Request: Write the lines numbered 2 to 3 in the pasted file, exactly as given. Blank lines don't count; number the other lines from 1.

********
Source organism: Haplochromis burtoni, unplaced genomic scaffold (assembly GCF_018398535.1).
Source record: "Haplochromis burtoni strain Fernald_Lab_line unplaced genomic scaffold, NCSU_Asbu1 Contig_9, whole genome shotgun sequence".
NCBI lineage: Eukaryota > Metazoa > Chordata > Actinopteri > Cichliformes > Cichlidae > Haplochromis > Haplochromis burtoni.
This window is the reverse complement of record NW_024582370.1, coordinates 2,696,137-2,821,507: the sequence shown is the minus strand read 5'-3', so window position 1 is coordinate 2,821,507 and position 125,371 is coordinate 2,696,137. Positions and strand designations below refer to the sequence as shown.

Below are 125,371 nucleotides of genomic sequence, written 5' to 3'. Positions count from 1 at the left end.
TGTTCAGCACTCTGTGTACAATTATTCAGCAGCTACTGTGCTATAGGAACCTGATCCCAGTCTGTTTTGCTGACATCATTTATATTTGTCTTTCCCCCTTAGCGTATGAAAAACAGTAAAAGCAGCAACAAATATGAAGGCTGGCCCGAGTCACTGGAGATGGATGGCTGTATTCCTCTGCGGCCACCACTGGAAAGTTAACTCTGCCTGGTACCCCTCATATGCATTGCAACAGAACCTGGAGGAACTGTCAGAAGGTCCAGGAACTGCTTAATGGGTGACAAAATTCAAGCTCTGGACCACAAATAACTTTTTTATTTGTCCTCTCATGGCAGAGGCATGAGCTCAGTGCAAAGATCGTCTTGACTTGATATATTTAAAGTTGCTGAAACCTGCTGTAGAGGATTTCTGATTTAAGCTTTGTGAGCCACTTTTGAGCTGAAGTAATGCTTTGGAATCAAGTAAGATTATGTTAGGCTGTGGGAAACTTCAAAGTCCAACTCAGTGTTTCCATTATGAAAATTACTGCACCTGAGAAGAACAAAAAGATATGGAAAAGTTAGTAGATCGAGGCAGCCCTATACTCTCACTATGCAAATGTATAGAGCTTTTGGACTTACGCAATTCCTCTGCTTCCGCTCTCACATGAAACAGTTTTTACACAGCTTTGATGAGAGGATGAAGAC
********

Source record: "Haplochromis burtoni strain Fernald_Lab_line unplaced genomic scaffold, NCSU_Asbu1 Contig_9, whole genome shotgun sequence".
NCBI lineage: Eukaryota > Metazoa > Chordata > Actinopteri > Cichliformes > Cichlidae > Haplochromis > Haplochromis burtoni.